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The Midlands

Hereford Cathedral celebrates new trail retracing medieval outlaw’s pilgrimage

todayJuly 7, 2018 16

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The St Thomas Way from Swansea to Hereford follows the route taken by William Cragh, who was hanged in 1290 for rebellion but miraculously came back to life and went on a pilgrimage.

In what has been described as “the most awkward road trip of all time”, he was accompanied on his journey by the lord who had tried to execute him.

 

Canon Chris Pullin of Hereford Cathedral said: “Though less well known today, St Thomas of Hereford was an important saint in the Middle Ages and his shrine was a major pilgrimage destination.

“We hope this new route will encourage visitors to explore his story, and to experience the benefits of pilgrimage for wellbeing, recreation and renewal.”

 

A research project led by University of Southampton professor of English Catherine Clarke and funded by the Arts and Humanities Research Council has created the trail following in the footsteps of the unlikely travel companions.

The heritage route, which visitors can access online, is based around 13 locations from Swansea to Hereford, each with interactive, multimedia digital content, as well as a self-contained circular walking route.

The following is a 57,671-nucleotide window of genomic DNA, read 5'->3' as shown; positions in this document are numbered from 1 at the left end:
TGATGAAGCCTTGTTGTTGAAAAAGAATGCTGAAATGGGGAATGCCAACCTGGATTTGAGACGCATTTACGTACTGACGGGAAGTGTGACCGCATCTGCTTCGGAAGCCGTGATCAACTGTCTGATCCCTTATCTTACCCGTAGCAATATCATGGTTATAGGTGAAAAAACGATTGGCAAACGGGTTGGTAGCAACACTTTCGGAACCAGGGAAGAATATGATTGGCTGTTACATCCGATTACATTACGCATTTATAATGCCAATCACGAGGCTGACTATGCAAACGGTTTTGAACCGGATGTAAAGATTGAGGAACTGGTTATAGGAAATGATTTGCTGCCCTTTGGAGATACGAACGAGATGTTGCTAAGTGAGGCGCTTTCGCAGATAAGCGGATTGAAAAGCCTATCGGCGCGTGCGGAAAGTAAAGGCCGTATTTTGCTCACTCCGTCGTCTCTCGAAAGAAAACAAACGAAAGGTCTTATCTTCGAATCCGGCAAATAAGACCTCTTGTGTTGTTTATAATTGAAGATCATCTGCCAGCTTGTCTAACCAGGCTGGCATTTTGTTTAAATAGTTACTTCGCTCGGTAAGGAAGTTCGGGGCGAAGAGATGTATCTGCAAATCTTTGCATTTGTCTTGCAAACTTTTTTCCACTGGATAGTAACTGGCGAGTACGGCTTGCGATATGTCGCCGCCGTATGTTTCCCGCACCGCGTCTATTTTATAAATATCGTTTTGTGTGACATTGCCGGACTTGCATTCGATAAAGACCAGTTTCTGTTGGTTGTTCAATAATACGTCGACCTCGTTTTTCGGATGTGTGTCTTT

Cragh, who burned down the castle at Oystermouth, was hanged in Swansea by Norman lord, William de Briouze.

But he came back to life in what was understood by local people as a miracle of St Thomas of Hereford, with the testimony of medieval eyewitnesses still surviving in a manuscript in the Vatican library.

Cragh set off from Swansea to Hereford on pilgrimage, together with Lord William and his wife Lady Mary de Briouze, to give thanks at the shrine of the saint, to whom he had prayed before his execution.

Prof Clarke said: “It must have been the most awkward road trip of all time.

“But this weird and wonderful story of Swansea’s hanged man is a brilliant way into the strange and fascinating world of the medieval March of Wales, a historic area of land between England and Wales.”

She added: “The project taps in to a current resurgence of interest in pilgrimage routes and ‘old ways’ in the British Isles.

“It brings together new research, the latest digital technology and medieval history to offer an immersive and engaging experience of the past.”

 

Locations on the route include the castle at Caerphilly, Hereford Cathedral where St Thomas’s shrine is, the medieval hermitage and holy well at Patrishow, Powys, the ruined keep at Longtown, Hereford, and the Norman church and lost medieval village at Kilpeck, Herefordshire.

In Swansea, visitors can see the castle and dungeon where Cragh was held before he was hanged on Gibbet Hill.

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Hereford Cathedral will celebrate a newly recreated trail on Saturday which retraces a pilgrimage made by a medieval outlaw and the lord who tried to have him executed.

Written by: Miriam Emenike

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